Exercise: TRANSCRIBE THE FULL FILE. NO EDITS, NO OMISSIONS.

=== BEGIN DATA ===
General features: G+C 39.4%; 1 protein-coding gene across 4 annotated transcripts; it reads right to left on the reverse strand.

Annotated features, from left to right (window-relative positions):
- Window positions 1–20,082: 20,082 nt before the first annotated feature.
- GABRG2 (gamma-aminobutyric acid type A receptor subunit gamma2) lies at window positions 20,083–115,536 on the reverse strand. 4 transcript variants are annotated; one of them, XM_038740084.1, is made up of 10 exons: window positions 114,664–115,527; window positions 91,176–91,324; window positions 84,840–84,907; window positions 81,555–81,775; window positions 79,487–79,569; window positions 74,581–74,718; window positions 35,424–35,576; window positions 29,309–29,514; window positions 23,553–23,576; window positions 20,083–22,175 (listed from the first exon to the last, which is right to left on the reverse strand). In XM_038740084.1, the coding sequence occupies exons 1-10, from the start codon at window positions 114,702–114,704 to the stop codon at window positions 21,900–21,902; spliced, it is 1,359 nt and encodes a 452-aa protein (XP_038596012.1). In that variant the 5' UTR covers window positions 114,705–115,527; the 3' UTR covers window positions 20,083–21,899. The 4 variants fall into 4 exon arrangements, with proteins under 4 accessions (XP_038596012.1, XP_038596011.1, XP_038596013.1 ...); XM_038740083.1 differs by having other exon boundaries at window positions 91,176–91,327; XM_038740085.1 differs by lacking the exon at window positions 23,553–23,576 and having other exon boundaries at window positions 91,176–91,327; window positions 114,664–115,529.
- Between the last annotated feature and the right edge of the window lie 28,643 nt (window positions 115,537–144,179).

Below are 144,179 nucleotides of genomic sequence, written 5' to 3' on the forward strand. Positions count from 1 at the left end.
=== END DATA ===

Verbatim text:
General features: G+C 39.4%; 1 protein-coding gene across 4 annotated transcripts; it reads right to left on the reverse strand.

Annotated features, from left to right (window-relative positions):
- Window positions 1–20,082: 20,082 nt before the first annotated feature.
- GABRG2 (gamma-aminobutyric acid type A receptor subunit gamma2) lies at window positions 20,083–115,536 on the reverse strand. 4 transcript variants are annotated; one of them, XM_038740084.1, is made up of 10 exons: window positions 114,664–115,527; window positions 91,176–91,324; window positions 84,840–84,907; window positions 81,555–81,775; window positions 79,487–79,569; window positions 74,581–74,718; window positions 35,424–35,576; window positions 29,309–29,514; window positions 23,553–23,576; window positions 20,083–22,175 (listed from the first exon to the last, which is right to left on the reverse strand). In XM_038740084.1, the coding sequence occupies exons 1-10, from the start codon at window positions 114,702–114,704 to the stop codon at window positions 21,900–21,902; spliced, it is 1,359 nt and encodes a 452-aa protein (XP_038596012.1). In that variant the 5' UTR covers window positions 114,705–115,527; the 3' UTR covers window positions 20,083–21,899. The 4 variants fall into 4 exon arrangements, with proteins under 4 accessions (XP_038596012.1, XP_038596011.1, XP_038596013.1 ...); XM_038740083.1 differs by having other exon boundaries at window positions 91,176–91,327; XM_038740085.1 differs by lacking the exon at window positions 23,553–23,576 and having other exon boundaries at window positions 91,176–91,327; window positions 114,664–115,529.
- Between the last annotated feature and the right edge of the window lie 28,643 nt (window positions 115,537–144,179).

Below are 144,179 nucleotides of genomic sequence, written 5' to 3' on the forward strand. Positions count from 1 at the left end.